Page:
- The 14th amendment extended federal protections to citizens of the states. A number of important court cases are described that shaped how it is applied today.
- No, they didn’t found the country to be Christian, and in the context of extended writing most of them didn’t intend for the states to have carte blanche of establishment either. It is Waldman’s understanding that they would have liked how things have turned out.
That’s 378 words to describe a 208-page book (not counting 55 pages of Notes which I am still reading), so it’s definitely a short version. As I read I referred to my copy of the Constitution to compare early wording with current and amendments, and found it helpful to have a Google window open as well. It is a nuanced and worthwhile account likely to be rejected by people who want the FF’s to be their comrades-in-arms on one side or the other of the current culture wars.
But therein lies my dissatisfaction with the work; the author writes as if he is lecturing faith-heads and secularists who have been bound and gagged in front of him. He says things like; “Yes, Thomas Jefferson – hero of modern liberals – believed in intelligent design”. Just tell me, Steven; don’t assume I’ll be shocked by it. He does this to both sides, and it’s distracting in the way of a movie actor who turns toward the camera and says something to the audience. And he often attributes success against adversity to faith, the mechanism of which is still quite opaque to me. But that is a minor quibble, because he deconstructs myths from both sides while sticking scrupulously to the topic of the book.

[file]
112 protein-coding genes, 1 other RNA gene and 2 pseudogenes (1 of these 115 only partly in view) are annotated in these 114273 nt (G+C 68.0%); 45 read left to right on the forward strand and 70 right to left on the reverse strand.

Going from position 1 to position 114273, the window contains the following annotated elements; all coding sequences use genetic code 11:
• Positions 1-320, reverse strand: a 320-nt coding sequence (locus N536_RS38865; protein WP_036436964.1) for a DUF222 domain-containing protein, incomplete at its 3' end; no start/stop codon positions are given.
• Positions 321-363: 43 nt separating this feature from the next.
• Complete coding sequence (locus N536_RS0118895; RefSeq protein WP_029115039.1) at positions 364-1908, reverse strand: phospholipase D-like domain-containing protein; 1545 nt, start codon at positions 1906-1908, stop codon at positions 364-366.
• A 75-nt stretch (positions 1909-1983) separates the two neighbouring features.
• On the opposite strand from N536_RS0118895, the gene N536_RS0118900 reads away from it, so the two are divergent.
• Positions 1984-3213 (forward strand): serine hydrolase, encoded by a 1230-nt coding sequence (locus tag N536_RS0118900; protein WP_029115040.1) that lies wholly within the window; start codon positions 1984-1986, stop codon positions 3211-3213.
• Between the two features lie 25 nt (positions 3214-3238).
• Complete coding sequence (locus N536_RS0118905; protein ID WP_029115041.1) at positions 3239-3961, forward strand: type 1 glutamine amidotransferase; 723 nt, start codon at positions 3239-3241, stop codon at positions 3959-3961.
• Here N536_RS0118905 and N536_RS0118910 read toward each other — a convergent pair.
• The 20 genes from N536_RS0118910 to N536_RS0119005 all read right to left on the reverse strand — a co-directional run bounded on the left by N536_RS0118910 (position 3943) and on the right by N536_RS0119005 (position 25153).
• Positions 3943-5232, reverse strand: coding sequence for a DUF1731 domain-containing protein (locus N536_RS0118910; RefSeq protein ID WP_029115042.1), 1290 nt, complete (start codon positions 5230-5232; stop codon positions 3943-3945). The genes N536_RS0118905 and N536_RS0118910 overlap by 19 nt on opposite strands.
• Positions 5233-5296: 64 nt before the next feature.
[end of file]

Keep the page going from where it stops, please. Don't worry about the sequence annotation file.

He performs thought experiments based on his readings of the FF’s: what if they were Governors instead of Presidents? How (decades before the 14th Amendment) would they apply the 1st? His assessment is that each in their different ways, they’d think a state or local establishment of religion was a bad idea regardless of its legality. Or this example on the posting of the Ten Commandments:
“Franklin would have caused the most mischief by agreeing to the posting of the Ten Commandments but only if all the other religions in the area also got representation. Under Governor Franklin, the courthouse would have become a museum to all religious traditions – passages from the Quran and Bhagavad Gita side by side with the Ten Commandments”
Waldman’s recounting of liberal and conservative fallacies sounds about right to me, as does his understanding of the Founder’s various intents, based as it is on extensive study of original sources as well as historians (which status he disclaims). I found his speculative chapters at the end very interesting. But it’s hard to end without a “What the hell do I know?” In my defense – against the charge that I have read only a handful of non-polemical books about Church and State – I would have to say that there may only be a handful of such books, that are accessible to non-experts who do not have unlimited time for learning the history of the issue.
Next book review: The Control of Nature, by John McPhee